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## Main Question or Discussion Point

I was reading this article of wikipedia:

Conditional and absolute convergence

It says:

"An absolutely convergent sequence is one in which the length of the line created by joining together all of the increments to the partial sum is finitely long."

Is that a characterization of absolute convergent sequences? (Does all conditional convergent have infinite long path of partial sums)?

I'm not sure I understand this. I would like to see an example of a conditionally convergent series (of real numbers, not complex numbers if possible), and how is the length of this path related to the non-absolute convergence of the series.

In other words: Is the definition of conditional convergence equivalent to "the length of the path of partial sums diverge"? If true, any proof?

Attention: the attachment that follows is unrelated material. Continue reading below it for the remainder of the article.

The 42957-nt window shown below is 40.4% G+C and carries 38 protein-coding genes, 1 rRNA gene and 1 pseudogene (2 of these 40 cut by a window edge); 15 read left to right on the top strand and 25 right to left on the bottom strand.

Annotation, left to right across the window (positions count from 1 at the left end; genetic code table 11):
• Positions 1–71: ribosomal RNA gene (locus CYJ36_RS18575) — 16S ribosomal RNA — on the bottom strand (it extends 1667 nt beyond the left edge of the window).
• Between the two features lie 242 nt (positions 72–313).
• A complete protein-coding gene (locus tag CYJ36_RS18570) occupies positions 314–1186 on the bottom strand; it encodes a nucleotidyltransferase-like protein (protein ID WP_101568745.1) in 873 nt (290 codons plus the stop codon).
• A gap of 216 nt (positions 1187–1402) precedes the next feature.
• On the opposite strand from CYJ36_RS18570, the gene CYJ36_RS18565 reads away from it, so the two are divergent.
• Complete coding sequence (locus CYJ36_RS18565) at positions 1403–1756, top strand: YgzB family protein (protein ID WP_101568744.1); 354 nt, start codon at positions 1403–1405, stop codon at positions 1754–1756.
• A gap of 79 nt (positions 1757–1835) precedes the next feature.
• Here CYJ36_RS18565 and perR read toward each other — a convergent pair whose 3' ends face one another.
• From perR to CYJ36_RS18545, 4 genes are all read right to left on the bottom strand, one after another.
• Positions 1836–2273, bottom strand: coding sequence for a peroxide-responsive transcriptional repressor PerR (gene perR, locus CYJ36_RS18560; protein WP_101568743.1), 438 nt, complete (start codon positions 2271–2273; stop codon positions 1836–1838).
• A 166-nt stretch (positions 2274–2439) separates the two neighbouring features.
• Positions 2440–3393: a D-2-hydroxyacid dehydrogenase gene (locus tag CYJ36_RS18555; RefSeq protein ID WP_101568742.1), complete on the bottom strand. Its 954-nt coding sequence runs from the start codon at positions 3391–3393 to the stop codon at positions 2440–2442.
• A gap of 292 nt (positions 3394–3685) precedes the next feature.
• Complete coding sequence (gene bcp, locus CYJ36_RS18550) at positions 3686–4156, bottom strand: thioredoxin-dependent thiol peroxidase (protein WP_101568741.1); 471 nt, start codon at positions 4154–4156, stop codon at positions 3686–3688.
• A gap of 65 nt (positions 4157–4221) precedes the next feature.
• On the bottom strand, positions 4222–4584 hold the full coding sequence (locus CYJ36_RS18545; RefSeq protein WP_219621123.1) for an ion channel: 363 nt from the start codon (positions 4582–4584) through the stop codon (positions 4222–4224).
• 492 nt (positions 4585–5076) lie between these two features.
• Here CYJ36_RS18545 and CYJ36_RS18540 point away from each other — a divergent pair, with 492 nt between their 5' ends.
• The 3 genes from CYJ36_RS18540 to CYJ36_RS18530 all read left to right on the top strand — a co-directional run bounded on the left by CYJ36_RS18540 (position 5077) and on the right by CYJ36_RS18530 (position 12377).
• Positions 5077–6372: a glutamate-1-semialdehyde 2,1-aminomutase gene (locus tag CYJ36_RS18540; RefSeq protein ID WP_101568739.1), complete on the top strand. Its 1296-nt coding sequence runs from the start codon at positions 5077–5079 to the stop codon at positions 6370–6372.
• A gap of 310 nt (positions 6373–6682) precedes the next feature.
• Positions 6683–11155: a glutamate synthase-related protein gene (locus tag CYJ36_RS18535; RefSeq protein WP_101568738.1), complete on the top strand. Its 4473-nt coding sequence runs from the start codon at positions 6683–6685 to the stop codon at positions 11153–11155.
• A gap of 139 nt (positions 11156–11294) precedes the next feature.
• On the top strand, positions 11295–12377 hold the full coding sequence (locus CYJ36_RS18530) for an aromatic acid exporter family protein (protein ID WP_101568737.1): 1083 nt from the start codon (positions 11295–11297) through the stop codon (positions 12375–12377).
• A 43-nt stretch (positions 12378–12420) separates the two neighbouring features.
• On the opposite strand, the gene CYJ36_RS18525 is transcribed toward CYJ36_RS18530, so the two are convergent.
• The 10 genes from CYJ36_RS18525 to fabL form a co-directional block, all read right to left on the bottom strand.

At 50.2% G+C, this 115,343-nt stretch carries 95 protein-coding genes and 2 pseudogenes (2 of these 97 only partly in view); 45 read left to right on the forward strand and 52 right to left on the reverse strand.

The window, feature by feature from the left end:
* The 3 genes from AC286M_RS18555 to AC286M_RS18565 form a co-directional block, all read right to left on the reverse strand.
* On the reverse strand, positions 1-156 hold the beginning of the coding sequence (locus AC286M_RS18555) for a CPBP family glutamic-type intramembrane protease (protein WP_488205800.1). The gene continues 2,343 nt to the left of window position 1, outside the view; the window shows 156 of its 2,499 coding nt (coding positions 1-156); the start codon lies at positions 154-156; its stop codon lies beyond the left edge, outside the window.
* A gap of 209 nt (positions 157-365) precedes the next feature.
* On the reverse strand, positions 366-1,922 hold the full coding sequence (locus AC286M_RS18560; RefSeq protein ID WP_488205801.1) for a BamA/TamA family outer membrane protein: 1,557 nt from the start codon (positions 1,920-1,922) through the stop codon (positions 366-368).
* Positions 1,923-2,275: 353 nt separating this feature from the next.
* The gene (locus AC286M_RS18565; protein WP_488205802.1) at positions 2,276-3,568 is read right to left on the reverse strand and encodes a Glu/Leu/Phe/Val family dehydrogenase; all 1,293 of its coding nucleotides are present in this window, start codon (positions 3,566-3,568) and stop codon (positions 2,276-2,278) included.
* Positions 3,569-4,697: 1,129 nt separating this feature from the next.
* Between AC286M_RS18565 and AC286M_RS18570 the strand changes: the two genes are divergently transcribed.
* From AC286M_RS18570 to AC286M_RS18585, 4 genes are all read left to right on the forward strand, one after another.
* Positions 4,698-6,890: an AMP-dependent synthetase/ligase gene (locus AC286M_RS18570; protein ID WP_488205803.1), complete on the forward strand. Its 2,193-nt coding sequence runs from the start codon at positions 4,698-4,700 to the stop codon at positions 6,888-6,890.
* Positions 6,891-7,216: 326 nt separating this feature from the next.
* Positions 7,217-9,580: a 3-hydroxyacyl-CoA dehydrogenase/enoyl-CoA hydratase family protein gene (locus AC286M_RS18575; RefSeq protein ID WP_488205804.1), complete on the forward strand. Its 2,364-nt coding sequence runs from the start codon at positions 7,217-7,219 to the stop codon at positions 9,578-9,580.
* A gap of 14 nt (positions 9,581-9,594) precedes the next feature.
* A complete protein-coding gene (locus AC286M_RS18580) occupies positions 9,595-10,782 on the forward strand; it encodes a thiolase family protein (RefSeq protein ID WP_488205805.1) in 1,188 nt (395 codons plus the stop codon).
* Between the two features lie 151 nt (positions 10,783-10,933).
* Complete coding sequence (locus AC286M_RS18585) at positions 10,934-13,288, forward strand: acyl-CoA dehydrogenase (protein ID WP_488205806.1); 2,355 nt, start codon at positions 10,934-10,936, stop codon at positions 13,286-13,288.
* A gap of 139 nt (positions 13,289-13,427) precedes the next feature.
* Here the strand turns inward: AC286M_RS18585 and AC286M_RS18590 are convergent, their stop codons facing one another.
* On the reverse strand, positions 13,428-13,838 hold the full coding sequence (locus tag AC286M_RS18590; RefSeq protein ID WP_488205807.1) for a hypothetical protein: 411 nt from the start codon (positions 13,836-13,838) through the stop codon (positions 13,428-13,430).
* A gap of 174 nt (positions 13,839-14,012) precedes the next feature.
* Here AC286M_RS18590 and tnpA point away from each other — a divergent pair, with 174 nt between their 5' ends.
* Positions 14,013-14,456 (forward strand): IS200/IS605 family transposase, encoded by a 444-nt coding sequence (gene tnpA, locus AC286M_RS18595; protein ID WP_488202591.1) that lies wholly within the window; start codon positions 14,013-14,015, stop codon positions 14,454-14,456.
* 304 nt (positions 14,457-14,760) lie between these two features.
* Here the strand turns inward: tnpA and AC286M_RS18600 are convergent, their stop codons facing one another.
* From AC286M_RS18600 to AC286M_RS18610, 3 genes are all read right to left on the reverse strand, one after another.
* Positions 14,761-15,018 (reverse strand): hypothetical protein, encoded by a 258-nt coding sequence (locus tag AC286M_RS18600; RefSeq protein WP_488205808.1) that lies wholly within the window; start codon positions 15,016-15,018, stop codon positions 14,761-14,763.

Thanks!

Conditional and absolute convergence

It says:

"An absolutely convergent sequence is one in which the length of the line created by joining together all of the increments to the partial sum is finitely long."

Is that a characterization of absolute convergent sequences? (Does all conditional convergent have infinite long path of partial sums)?

I'm not sure I understand this. I would like to see an example of a conditionally convergent series (of real numbers, not complex numbers if possible), and how is the length of this path related to the non-absolute convergence of the series.

In other words: Is the definition of conditional convergence equivalent to "the length of the path of partial sums diverge"? If true, any proof?

Thanks!